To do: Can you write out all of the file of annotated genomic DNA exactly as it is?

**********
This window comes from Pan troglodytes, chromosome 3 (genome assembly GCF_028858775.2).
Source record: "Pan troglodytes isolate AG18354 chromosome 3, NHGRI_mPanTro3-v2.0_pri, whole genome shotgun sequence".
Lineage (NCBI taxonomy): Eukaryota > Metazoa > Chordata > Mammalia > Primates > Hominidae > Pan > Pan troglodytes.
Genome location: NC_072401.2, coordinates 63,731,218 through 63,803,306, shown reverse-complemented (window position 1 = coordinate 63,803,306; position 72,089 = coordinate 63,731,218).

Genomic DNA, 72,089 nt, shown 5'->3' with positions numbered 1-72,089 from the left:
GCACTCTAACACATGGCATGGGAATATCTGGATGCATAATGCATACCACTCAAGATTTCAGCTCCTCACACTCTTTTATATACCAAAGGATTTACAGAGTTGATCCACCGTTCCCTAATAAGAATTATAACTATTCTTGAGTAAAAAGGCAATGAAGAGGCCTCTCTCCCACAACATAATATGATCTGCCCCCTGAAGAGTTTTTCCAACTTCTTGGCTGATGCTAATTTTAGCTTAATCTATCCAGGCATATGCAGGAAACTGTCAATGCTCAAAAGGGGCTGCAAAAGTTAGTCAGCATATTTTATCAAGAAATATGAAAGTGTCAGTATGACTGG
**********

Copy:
This window comes from Pan troglodytes, chromosome 3 (genome assembly GCF_028858775.2).
Source record: "Pan troglodytes isolate AG18354 chromosome 3, NHGRI_mPanTro3-v2.0_pri, whole genome shotgun sequence".
Lineage (NCBI taxonomy): Eukaryota > Metazoa > Chordata > Mammalia > Primates > Hominidae > Pan > Pan troglodytes.
Genome location: NC_072401.2, coordinates 63,731,218 through 63,803,306, shown reverse-complemented (window position 1 = coordinate 63,803,306; position 72,089 = coordinate 63,731,218).

Genomic DNA, 72,089 nt, shown 5'->3' with positions numbered 1-72,089 from the left:
GCACTCTAACACATGGCATGGGAATATCTGGATGCATAATGCATACCACTCAAGATTTCAGCTCCTCACACTCTTTTATATACCAAAGGATTTACAGAGTTGATCCACCGTTCCCTAATAAGAATTATAACTATTCTTGAGTAAAAAGGCAATGAAGAGGCCTCTCTCCCACAACATAATATGATCTGCCCCCTGAAGAGTTTTTCCAACTTCTTGGCTGATGCTAATTTTAGCTTAATCTATCCAGGCATATGCAGGAAACTGTCAATGCTCAAAAGGGGCTGCAAAAGTTAGTCAGCATATTTTATCAAGAAATATGAAAGTGTCAGTATGACTGG